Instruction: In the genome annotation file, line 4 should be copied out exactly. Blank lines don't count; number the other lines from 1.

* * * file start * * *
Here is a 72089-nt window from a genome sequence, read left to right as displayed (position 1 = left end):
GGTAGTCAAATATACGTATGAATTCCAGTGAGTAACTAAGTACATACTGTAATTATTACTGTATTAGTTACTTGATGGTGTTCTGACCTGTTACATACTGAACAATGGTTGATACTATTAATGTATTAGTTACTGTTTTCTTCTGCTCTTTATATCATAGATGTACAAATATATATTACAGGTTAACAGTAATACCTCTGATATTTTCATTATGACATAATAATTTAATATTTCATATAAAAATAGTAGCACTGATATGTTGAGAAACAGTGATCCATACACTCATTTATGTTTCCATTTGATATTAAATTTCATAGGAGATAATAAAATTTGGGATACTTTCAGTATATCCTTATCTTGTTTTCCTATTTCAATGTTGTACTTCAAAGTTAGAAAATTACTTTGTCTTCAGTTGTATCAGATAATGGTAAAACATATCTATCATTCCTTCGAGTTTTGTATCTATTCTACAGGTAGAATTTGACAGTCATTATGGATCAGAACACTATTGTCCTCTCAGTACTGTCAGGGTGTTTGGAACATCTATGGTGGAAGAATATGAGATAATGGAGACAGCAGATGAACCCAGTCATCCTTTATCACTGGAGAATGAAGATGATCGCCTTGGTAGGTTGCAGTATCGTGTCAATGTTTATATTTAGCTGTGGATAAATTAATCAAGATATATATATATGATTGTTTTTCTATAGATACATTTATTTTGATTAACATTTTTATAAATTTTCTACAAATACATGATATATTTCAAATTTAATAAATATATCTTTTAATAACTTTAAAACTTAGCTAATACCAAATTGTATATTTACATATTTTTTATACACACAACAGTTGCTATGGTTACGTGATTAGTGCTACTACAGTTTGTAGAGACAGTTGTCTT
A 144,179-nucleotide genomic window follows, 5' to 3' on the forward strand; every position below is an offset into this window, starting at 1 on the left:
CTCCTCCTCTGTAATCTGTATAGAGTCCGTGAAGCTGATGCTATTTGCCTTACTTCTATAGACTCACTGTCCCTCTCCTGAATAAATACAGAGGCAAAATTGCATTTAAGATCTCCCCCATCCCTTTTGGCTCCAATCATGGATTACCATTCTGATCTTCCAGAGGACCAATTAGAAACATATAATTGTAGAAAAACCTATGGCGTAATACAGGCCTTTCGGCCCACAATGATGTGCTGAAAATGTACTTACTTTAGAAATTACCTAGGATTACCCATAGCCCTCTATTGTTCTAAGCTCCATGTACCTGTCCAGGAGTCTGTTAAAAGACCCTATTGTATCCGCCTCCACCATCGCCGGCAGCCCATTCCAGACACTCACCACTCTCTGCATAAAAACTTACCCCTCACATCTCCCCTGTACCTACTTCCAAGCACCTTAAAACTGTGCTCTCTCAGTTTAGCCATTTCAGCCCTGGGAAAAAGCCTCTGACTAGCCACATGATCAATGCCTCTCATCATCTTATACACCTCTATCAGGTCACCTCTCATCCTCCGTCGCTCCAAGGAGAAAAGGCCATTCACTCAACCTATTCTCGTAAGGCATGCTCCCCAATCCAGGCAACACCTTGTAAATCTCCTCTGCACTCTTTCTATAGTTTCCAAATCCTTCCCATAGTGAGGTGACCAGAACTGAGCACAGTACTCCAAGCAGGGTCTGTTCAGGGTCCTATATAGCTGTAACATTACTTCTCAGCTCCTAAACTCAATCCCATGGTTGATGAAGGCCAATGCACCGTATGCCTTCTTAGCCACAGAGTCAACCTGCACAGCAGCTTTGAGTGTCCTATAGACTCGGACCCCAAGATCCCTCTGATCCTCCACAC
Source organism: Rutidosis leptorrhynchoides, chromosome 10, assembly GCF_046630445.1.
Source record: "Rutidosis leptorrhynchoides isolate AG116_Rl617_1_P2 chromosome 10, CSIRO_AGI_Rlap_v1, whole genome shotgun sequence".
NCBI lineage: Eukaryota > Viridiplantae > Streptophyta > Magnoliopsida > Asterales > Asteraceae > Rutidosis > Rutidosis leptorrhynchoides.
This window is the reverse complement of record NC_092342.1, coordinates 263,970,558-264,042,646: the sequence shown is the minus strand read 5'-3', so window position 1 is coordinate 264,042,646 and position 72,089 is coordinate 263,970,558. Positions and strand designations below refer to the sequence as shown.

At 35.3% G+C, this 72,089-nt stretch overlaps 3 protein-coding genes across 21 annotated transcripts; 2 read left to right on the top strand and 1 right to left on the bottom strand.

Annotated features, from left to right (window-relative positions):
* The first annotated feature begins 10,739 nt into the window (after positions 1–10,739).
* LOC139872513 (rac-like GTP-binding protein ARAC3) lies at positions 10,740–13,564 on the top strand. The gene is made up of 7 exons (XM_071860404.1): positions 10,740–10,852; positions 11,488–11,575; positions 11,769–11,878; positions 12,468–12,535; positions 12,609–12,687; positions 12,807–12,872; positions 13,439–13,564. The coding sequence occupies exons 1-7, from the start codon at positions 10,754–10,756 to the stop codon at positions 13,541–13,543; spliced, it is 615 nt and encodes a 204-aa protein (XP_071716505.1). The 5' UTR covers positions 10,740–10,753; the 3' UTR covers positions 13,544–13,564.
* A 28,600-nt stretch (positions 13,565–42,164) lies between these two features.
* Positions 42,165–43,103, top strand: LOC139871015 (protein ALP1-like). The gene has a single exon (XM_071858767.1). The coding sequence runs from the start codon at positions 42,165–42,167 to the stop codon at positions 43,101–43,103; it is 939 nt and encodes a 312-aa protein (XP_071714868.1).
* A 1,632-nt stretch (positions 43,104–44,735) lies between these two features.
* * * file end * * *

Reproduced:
CTCCTCCTCTGTAATCTGTATAGAGTCCGTGAAGCTGATGCTATTTGCCTTACTTCTATAGACTCACTGTCCCTCTCCTGAATAAATACAGAGGCAAAATTGCATTTAAGATCTCCCCCATCCCTTTTGGCTCCAATCATGGATTACCATTCTGATCTTCCAGAGGACCAATTAGAAACATATAATTGTAGAAAAACCTATGGCGTAATACAGGCCTTTCGGCCCACAATGATGTGCTGAAAATGTACTTACTTTAGAAATTACCTAGGATTACCCATAGCCCTCTATTGTTCTAAGCTCCATGTACCTGTCCAGGAGTCTGTTAAAAGACCCTATTGTATCCGCCTCCACCATCGCCGGCAGCCCATTCCAGACACTCACCACTCTCTGCATAAAAACTTACCCCTCACATCTCCCCTGTACCTACTTCCAAGCACCTTAAAACTGTGCTCTCTCAGTTTAGCCATTTCAGCCCTGGGAAAAAGCCTCTGACTAGCCACATGATCAATGCCTCTCATCATCTTATACACCTCTATCAGGTCACCTCTCATCCTCCGTCGCTCCAAGGAGAAAAGGCCATTCACTCAACCTATTCTCGTAAGGCATGCTCCCCAATCCAGGCAACACCTTGTAAATCTCCTCTGCACTCTTTCTATAGTTTCCAAATCCTTCCCATAGTGAGGTGACCAGAACTGAGCACAGTACTCCAAGCAGGGTCTGTTCAGGGTCCTATATAGCTGTAACATTACTTCTCAGCTCCTAAACTCAATCCCATGGTTGATGAAGGCCAATGCACCGTATGCCTTCTTAGCCACAGAGTCAACCTGCACAGCAGCTTTGAGTGTCCTATAGACTCGGACCCCAAGATCCCTCTGATCCTCCACAC